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Black Roots - Ghetto Feel

Black Roots - Ghetto Feel

Black Roots - Ghetto Feel

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Ghetto Feel is classic Black Roots.


Black Roots - Ghetto FeelThe music of Bristol’s Black Roots, as their “tell it like it is” name suggests, has always done what it says on the tin. There have been few tectonic shifts in a 13 album catalogue that has delivered bottom heavy, stripped-down roots reggae, Pan African social commentary, and glassy four part harmonies.

In fact the biggest surprise of their career was when they returned after nearly two decades’ absence with On The Ground, a 17 track triumph on Mike Darby’s Sugar Shack Records, as powerful and committed as where they left off. Following a dub companion piece, the ever independently-minded collective announced they were leaving Sugar Shack in search of a new distribution partner. This turned out to be France's Soulbeats Records for second post comeback vocal set Ghetto Feel.

Like On the Ground the project is a co-production between the group and Bristol studio owner Jeff Spencer. The same engineer Lewis Beckett is back on mixing duties. But where On the Ground was a great if gruelling listen at 17 songs, Ghetto Feel has a trim 12 – recalling the times before filling 75 minutes became a priority. It’s also comparatively relaxed in mood. Having made their big resurgent statement the music seems calmer and more comfortable. Another subtle area of difference is the gloss of the record. Even though it is mixed by Beckett, the tripartite horns (featuring session legends the Tenyue brothers) have the slick, heavily produced sheen common to many French reggae releases.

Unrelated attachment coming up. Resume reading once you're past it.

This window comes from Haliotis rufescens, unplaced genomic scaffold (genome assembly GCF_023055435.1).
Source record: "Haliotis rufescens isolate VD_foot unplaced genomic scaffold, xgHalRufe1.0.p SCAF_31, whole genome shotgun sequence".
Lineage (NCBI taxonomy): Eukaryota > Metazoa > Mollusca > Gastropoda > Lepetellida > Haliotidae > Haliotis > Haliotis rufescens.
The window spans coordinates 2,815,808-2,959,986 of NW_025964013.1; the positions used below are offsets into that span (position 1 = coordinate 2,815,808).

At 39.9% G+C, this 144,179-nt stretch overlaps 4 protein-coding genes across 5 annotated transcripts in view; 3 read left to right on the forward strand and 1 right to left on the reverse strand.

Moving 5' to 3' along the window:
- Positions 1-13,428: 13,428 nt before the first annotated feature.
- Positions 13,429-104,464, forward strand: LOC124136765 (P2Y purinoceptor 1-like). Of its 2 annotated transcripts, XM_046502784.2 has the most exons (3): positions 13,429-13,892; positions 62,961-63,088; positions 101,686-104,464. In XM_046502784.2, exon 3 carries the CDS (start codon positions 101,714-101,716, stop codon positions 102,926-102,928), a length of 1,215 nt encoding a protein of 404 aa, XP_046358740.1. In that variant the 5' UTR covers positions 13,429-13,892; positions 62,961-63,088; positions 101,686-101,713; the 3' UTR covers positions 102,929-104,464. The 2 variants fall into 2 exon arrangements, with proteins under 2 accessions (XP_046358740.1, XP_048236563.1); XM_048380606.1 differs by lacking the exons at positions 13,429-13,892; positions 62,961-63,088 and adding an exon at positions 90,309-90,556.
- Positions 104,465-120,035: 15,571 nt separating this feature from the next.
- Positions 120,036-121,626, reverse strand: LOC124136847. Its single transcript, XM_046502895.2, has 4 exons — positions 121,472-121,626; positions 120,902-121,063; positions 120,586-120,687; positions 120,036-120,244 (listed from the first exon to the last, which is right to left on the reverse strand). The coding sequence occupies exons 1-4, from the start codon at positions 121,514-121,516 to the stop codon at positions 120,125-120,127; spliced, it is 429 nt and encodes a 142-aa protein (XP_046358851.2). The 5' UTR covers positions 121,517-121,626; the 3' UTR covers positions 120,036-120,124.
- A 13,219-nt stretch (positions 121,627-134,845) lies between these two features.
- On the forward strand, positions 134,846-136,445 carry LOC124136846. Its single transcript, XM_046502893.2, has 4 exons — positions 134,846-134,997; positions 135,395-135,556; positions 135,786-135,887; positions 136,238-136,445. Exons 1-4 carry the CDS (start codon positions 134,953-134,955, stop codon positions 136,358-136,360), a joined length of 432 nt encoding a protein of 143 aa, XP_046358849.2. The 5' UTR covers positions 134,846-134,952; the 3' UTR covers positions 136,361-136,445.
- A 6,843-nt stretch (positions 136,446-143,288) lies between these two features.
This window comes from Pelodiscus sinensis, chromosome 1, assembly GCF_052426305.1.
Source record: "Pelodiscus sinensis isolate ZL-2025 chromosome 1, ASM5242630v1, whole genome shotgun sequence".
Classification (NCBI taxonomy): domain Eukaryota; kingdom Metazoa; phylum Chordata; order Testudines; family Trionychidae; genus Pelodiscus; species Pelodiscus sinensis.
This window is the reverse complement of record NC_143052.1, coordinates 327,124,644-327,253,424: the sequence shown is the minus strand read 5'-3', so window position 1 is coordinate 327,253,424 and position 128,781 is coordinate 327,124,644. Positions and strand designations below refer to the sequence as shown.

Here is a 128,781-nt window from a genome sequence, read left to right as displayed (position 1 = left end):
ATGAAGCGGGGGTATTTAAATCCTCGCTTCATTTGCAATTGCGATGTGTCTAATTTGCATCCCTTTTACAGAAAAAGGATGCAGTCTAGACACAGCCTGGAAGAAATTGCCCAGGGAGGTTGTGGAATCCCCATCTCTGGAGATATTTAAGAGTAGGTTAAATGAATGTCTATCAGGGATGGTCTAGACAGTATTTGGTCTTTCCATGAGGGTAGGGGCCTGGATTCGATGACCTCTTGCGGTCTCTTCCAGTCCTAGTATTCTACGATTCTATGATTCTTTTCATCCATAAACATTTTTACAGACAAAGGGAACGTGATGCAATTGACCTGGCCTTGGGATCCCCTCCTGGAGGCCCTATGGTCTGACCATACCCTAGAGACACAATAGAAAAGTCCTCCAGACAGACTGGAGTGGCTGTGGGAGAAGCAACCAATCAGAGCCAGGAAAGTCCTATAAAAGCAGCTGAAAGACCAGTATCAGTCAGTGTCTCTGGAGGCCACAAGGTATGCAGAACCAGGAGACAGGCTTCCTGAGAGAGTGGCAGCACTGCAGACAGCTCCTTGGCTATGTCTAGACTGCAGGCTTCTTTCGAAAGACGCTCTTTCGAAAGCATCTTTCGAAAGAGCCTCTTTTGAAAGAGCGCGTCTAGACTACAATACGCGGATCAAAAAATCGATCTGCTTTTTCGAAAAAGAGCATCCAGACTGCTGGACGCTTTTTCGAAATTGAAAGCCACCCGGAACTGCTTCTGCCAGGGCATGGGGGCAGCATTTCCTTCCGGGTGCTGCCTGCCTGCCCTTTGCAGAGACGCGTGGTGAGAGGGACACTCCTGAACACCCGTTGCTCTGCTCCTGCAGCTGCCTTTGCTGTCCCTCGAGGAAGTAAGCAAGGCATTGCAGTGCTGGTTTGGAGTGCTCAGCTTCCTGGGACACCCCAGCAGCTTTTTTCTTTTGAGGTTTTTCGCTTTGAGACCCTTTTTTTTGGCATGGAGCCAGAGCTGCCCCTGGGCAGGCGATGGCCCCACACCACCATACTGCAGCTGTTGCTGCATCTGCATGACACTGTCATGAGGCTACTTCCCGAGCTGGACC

Lyrically Black Roots tackle some familiar topics. The cantering rockers of Reclaim examines the place names in their home city (“White Ladies Road” and “Black Boy Hill”) and their colonial slavery connotations. There's further criticism of Prime Minister David Cameron (and his chancellor George Osbourne) on the autumnal title track, although the stress is that poverty is global, not local. To a menacing drum pattern Carnival tells the tale of how the Bristol Carnival fell into different hands – a relatable story for many an English city.

Leaner, not meaner, than On The Ground, Ghetto Feel is classic Black Roots. It’s not breaking new ground or reinventing the wheel but if you’re after that – you’ve got the wrong band.

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